Women Are Bringing Hopes to Rio+20Jun 14th, 2012 | By admin | Category: Rio+20 Earth Summit
By Suzanne York, howmany.org, June 14, 2012
The past month or so has seen the release of several reports and studies focused on the state of the planet. The timing coincides with the run-up to the United Nations Conference on Sustainable Development, or Rio+20 Earth Summit.
Most of the publications are on the increasingly dire environmental situation in which we humans find ourselves, mostly of our own making. All basically conclude that we are nearing a planet-wide tipping point.
Much of what comes out of Rio will probably echo this theme. As welcoming as it would be to hear positive reports from the official conference, that isn’t likely to happen. If, by chance, the delegates in Rio actually agree on a final outcome document (currently far from agreement in certain areas), the text will probably be watered down and only pay lip service to obligations governments must undertake to forestall further environmental degradation.
All the more reason to listen to the people outside the official talks. Especially women, and supporters of women’s rights.
Recently I was on a conference call with some amazing women who are participating in Rio+20 – Musimbi Kanyoro of the Global Fund for Women, Carmen Barrosa of International Planned Parenthood Federation, and Sandeep Bathala from the Woodrow Wilson International Center for Scholars. Despite the bleak reports, or perhaps in spite of them, they are all focused on getting the voices of women and marginalized peoples heard at Rio and beyond.
Barroso said that today people feel that the planet is close to the tipping point and there is a greater sense of urgency. Yet she is bringing hope to this UN conference. “I’m not as pessimistic because I have seen on the ground the influence (of international policies) such as the Convention on Ending Discrimination Against Women”, something she considers an important weapon for women’s rights. And, she believes, the increasing energy of young people who want a seat at the table will be a big factor.
Bathala stated that “you can’t talk about sustainability if you don’t include half the world’s voice.” It is important to elevate discussions on how climate change impacts women differently, and to recognize that women are major part of the solution.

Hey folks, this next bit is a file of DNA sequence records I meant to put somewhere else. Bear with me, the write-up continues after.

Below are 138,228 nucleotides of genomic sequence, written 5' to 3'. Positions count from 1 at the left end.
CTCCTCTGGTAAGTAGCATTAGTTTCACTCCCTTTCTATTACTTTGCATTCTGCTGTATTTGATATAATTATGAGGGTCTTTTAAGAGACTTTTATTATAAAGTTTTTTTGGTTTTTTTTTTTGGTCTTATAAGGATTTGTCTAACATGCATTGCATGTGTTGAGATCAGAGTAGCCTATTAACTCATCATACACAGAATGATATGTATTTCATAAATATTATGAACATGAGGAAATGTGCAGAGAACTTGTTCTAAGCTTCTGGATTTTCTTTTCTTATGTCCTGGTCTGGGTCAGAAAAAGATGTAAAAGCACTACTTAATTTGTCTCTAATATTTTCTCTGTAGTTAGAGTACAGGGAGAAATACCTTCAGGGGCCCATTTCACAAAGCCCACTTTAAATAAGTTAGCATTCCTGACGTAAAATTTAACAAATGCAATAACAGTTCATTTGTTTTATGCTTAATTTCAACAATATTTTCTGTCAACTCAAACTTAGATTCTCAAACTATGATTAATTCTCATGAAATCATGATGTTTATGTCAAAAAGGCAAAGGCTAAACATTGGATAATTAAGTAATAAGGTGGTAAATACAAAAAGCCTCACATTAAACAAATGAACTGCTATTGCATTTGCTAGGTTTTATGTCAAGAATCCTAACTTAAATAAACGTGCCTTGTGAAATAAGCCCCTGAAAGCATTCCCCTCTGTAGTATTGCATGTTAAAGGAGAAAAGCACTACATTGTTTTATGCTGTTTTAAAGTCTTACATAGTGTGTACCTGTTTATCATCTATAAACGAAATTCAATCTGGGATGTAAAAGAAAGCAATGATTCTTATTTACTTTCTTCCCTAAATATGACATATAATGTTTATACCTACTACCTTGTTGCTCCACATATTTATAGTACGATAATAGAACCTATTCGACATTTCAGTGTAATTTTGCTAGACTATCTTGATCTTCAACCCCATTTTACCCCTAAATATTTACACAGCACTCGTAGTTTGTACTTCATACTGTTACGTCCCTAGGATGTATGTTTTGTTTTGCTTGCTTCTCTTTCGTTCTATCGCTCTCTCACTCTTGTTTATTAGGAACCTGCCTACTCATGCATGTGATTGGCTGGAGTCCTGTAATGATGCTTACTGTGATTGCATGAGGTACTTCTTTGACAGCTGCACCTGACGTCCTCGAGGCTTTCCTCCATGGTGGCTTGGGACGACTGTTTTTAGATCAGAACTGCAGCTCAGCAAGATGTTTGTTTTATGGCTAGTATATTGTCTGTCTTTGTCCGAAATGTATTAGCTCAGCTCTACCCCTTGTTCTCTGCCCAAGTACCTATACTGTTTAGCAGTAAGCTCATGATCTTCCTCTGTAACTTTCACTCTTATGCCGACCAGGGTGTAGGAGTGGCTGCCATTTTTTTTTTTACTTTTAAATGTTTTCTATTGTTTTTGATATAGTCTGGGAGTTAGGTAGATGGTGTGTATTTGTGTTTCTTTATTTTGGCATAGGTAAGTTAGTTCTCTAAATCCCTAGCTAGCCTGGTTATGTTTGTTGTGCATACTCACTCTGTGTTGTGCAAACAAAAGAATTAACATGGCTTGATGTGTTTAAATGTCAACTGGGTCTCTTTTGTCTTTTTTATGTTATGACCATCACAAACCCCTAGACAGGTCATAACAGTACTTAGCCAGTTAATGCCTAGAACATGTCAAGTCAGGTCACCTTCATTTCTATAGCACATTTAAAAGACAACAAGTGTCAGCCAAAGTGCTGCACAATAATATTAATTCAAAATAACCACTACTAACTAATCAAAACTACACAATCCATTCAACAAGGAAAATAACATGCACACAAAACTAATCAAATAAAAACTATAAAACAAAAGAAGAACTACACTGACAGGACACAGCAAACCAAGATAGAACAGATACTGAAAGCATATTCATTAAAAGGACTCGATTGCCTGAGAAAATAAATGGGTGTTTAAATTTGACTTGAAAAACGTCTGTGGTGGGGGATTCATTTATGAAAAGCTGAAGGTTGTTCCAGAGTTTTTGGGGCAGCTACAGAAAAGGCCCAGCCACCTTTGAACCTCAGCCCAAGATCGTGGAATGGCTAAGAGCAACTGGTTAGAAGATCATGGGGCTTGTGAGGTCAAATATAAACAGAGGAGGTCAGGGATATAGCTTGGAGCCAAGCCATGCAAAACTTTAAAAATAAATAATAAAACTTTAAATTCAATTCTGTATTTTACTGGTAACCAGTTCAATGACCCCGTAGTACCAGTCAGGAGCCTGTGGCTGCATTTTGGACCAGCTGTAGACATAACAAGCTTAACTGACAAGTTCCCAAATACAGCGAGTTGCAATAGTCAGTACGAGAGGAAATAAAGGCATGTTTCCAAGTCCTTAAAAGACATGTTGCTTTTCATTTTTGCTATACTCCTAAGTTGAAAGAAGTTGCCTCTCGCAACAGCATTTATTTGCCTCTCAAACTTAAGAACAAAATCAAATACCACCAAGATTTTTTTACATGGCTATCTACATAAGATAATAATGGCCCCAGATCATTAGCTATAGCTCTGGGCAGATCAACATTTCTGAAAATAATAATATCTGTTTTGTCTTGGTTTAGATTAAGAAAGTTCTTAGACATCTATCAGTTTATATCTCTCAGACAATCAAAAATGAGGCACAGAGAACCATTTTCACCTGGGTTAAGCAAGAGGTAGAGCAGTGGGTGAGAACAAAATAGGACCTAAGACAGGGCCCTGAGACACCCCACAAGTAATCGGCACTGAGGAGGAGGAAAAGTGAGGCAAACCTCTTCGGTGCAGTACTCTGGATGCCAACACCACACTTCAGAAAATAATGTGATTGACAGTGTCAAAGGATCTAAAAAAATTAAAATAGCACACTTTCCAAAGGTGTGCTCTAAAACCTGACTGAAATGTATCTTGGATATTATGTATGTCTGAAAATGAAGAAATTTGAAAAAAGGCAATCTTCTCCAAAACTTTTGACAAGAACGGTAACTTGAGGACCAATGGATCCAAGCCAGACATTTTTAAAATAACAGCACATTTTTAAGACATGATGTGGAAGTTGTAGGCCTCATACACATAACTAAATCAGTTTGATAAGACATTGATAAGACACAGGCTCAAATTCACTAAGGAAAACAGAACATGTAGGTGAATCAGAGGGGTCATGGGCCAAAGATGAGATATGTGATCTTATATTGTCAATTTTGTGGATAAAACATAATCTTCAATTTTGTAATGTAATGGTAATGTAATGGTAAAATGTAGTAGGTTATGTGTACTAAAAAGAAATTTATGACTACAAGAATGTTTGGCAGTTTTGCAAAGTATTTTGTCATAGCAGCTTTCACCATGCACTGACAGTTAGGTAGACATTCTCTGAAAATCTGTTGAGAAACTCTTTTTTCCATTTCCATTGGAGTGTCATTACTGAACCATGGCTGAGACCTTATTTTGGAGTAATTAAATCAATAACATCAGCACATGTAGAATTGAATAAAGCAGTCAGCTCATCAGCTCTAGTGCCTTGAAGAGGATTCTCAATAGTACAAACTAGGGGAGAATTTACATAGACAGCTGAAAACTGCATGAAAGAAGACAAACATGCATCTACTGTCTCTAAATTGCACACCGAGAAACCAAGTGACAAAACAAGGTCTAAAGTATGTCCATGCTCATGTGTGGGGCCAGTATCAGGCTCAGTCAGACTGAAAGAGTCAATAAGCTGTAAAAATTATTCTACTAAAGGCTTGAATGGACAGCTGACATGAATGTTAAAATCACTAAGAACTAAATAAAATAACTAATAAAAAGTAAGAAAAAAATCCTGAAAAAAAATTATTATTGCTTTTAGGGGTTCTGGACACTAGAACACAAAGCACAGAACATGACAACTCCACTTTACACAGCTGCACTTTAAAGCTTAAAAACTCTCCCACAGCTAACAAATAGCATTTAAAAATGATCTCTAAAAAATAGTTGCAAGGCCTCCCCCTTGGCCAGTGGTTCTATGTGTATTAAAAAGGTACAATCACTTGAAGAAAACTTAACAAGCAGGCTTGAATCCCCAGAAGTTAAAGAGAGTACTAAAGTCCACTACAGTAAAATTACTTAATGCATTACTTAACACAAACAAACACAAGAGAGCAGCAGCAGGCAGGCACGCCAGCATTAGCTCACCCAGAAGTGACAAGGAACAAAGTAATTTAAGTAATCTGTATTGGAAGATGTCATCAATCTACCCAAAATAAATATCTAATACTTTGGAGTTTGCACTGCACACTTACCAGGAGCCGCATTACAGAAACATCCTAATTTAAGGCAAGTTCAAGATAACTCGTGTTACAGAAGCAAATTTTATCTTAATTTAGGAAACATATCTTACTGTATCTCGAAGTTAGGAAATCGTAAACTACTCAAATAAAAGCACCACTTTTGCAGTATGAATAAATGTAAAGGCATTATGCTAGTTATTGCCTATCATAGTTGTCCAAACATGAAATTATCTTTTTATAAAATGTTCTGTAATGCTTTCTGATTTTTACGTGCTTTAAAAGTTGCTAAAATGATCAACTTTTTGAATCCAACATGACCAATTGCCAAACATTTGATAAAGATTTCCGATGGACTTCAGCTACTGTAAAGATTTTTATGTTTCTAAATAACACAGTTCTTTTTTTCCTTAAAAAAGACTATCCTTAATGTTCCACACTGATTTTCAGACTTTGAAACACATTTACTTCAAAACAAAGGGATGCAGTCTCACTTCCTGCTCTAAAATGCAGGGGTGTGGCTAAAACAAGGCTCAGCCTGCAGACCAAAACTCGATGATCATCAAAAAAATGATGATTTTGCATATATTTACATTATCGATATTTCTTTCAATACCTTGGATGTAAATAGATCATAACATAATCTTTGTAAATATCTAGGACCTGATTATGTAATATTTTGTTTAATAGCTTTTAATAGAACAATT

According to Kanyaro, we need to highlight how issues such as urbanization, energy, food, nature and poverty are all connected to people, population growth, and our planet, and all hinge on reproductive health rights. “If the world wants to talk about population, it knows women have the key.”
Given the preponderance of doom and gloom reports and reporting, I asked the speakers how they might respond to this. Kanyaro gave me the answer that we all should heed; she said she ignores the negative reports and works instead to create and share messaging on positive actions women around the world undertake every day. Earlier in the call she mentioned promoting new stories and new voices as a way to create a much more wholesome way of reporting, and include not only women’s voices but that of indigenous communities and youth, groups who haven’t had any airtime in the past but are bringing forth new actions and initiatives.
The draft document for Rio+20 is called The Future We Want, and no one wants to accept a bleak outlook. The future the world really wants will be on the streets of Rio and at the UN side events. This is a future that includes rights-based solutions that empower people and communities and protects the planet. One with a greater understanding of the connection between reproductive health rights and a sustainable world. “The health of the planet and people”, said Bathala, “is reinforcing.”
Suzanne York is a senior writer with the Institute for Population Studies/HowMany.org